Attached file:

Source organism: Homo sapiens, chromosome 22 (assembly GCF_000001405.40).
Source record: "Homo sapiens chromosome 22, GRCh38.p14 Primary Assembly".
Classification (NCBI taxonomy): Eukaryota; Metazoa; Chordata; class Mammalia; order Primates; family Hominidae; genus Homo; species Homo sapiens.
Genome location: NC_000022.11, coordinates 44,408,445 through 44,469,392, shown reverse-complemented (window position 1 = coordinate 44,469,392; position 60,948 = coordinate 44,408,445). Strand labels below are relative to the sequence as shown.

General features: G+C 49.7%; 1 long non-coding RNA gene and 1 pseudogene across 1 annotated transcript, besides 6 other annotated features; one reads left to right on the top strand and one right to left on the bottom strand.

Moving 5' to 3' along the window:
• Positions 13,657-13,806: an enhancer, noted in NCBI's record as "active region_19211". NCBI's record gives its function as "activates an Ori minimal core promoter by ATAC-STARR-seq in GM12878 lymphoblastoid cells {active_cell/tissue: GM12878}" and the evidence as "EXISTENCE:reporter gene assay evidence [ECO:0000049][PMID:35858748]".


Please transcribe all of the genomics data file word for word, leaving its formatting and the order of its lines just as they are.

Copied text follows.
Source organism: Homo sapiens, chromosome 22 (assembly GCF_000001405.40).
Source record: "Homo sapiens chromosome 22, GRCh38.p14 Primary Assembly".
Classification (NCBI taxonomy): Eukaryota; Metazoa; Chordata; class Mammalia; order Primates; family Hominidae; genus Homo; species Homo sapiens.
Genome location: NC_000022.11, coordinates 44,408,445 through 44,469,392, shown reverse-complemented (window position 1 = coordinate 44,469,392; position 60,948 = coordinate 44,408,445). Strand labels below are relative to the sequence as shown.

General features: G+C 49.7%; 1 long non-coding RNA gene and 1 pseudogene across 1 annotated transcript, besides 6 other annotated features; one reads left to right on the top strand and one right to left on the bottom strand.

Moving 5' to 3' along the window:
• Positions 13,657-13,806: an enhancer, noted in NCBI's record as "active region_19211". NCBI's record gives its function as "activates an Ori minimal core promoter by ATAC-STARR-seq in GM12878 lymphoblastoid cells {active_cell/tissue: GM12878}" and the evidence as "EXISTENCE:reporter gene assay evidence [ECO:0000049][PMID:35858748]".